--source-resource-id $topicID \
  --endpoint <endpoint_URL> \
  --event-delivery-schema cloudeventschemav1_0

For PowerShell, use:

$topicid = (Get-AzEventGridTopic -ResourceGroupName gridResourceGroup -Name <topic-name>).Id

New-AzEventGridSubscription `
  -ResourceId $topicid `
  -EventSubscriptionName <event_subscription_name> `
  -Endpoint <endpoint_URL> `
  -DeliverySchema CloudEventSchemaV1_0

Currently, you can't use an Event Grid trigger for an Azure Functions app when the event is delivered in the CloudEvents schema. Use an HTTP trigger. For examples of implementing an HTTP trigger that receives events in the CloudEvents schema, see Using CloudEvents with Azure Functions.

Endpoint validation with CloudEvents v1.0

If you're already familiar with Event Grid, you might be aware of the endpoint validation handshake for preventing abuse. CloudEvents v1.0 implements its own abuse protection semantics by using the HTTP OPTIONS method. To read more about it, see HTTP 1.1 Web Hooks for event delivery - Version 1.0. When you use the CloudEvents schema for output, Event Grid uses the CloudEvents v1.0 abuse protection in place of the Event Grid validation event mechanism.

Use with Azure Functions

The Azure Functions Event Grid binding doesn't natively support CloudEvents, so HTTP-triggered functions are used to read CloudEvents messages. When you use an HTTP trigger to read CloudEvents, you have to write code for what the Event Grid trigger does automatically:

For information about the URL to use for invoking the function locally or when it runs in Azure, see the HTTP trigger binding reference documentation.

The following sample C# code for an HTTP trigger simulates Event Grid trigger behavior. Use this example for events delivered in the CloudEvents schema.

[FunctionName("HttpTrigger")]
public static async Task<HttpResponseMessage> Run([HttpTrigger(AuthorizationLevel.Anonymous, "post", "options", Route = null)]HttpRequestMessage req, ILogger log)
{
    log.LogInformation("C# HTTP trigger function processed a request.");
    if (req.Method == HttpMethod.Options)
    {
        // If the request is for subscription validation, send back the validation code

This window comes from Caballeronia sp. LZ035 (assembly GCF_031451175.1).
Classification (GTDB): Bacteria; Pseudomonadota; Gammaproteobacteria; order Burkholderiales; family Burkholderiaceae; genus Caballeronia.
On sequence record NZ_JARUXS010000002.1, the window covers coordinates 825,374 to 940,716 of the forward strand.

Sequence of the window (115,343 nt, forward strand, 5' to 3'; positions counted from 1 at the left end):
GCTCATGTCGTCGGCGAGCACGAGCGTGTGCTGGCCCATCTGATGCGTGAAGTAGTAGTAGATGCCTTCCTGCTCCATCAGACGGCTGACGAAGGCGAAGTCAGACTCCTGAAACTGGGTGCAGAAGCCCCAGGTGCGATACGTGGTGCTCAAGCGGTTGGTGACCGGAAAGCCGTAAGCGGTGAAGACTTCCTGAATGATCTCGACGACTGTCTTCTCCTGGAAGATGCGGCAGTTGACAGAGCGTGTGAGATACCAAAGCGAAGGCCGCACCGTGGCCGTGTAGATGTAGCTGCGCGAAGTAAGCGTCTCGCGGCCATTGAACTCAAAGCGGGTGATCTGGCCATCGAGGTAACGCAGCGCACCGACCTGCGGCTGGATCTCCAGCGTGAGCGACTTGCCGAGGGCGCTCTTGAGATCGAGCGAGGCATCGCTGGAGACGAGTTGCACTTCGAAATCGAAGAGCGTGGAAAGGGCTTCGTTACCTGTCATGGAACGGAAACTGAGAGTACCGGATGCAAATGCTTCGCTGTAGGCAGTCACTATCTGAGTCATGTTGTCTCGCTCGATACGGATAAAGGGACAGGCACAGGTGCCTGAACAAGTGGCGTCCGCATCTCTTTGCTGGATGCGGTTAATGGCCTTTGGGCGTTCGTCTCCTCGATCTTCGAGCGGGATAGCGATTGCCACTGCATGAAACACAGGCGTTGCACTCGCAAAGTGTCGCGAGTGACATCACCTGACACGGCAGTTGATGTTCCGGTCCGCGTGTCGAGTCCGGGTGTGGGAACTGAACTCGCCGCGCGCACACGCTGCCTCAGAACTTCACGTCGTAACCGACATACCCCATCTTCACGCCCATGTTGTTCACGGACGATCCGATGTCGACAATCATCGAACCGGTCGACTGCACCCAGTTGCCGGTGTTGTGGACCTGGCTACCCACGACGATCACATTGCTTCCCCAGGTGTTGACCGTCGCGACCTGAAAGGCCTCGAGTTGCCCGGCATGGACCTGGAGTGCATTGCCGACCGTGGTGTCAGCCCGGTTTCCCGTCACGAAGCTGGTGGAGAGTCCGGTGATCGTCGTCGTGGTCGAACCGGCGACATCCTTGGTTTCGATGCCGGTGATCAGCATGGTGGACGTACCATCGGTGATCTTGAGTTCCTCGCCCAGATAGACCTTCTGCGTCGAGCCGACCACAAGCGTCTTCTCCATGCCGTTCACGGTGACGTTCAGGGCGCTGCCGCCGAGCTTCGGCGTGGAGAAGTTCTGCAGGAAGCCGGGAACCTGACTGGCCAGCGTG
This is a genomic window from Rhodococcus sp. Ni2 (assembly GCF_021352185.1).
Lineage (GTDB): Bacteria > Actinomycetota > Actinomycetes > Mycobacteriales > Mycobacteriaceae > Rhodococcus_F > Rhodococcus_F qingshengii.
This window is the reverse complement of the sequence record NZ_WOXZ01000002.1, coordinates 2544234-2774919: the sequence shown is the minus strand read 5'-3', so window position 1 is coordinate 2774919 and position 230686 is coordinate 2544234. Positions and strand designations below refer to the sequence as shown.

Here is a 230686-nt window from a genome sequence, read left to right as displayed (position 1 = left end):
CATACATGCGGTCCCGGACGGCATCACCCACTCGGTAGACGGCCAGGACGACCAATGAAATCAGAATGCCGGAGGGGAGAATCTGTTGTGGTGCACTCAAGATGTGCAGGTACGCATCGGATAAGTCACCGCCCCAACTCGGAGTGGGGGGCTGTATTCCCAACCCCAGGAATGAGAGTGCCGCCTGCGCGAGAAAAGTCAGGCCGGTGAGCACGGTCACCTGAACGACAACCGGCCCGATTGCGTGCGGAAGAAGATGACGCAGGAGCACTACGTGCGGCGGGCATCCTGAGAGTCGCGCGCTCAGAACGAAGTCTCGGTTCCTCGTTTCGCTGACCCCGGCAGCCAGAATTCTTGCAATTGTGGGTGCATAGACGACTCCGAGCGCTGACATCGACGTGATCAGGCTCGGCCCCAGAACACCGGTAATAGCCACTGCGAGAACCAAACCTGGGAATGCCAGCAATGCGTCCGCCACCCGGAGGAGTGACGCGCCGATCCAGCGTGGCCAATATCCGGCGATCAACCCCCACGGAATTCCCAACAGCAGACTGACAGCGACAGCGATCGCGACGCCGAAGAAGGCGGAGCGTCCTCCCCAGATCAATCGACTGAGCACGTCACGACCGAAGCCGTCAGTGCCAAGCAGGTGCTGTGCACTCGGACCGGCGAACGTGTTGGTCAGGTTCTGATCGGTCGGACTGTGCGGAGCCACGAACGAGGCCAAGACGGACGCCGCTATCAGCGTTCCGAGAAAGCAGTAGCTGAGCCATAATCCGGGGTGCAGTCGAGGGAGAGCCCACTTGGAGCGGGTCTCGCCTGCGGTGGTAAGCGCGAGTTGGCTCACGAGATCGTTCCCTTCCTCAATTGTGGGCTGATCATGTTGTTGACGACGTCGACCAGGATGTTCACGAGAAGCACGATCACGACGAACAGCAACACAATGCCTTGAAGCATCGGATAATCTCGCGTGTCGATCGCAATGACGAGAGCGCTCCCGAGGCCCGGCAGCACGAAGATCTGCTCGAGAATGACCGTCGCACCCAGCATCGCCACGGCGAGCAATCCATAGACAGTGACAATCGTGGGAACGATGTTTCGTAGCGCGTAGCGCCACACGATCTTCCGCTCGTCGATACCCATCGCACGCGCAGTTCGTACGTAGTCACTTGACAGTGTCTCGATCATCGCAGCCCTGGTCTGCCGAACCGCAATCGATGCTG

var response = req.CreateResponse(HttpStatusCode.OK);
        response.Headers.Add("Webhook-Allowed-Origin", "eventgrid.azure.net");

        return response;
    }

    var requestmessage = await req.Content.ReadAsStringAsync();
    var message = JToken.Parse(requestmessage);

    // The request isn't for subscription validation, so it's for an event.
    // CloudEvents schema delivers one event at a time.
    log.LogInformation($"Source: {message["source"]}");
    log.LogInformation($"Time: {message["eventTime"]}");
    log.LogInformation($"Event data: {message["data"].ToString()}");

    return req.CreateResponse(HttpStatusCode.OK);
}

The following sample JavaScript code for an HTTP trigger simulates Event Grid trigger behavior. Use this example for events delivered in the CloudEvents schema.

module.exports = function (context, req) {
    context.log('JavaScript HTTP trigger function processed a request.');
    
    if (req.method == "OPTIONS") {
        // If the request is for subscription validation, send back the validation code
        
        context.log('Validate request received');
        context.res = {
            status: 200,
            headers: {
                'Webhook-Allowed-Origin': 'eventgrid.azure.net',
            },
         };
    }
    else
    {
        var message = req.body;
        
        // The request isn't for subscription validation, so it's for an event.
        // CloudEvents schema delivers one event at a time.
        var event = JSON.parse(message);
        context.log('Source: ' + event.source);
        context.log('Time: ' + event.eventTime);
        context.log('Data: ' + JSON.stringify(event.data));
    }
 
    context.done();
};

Next steps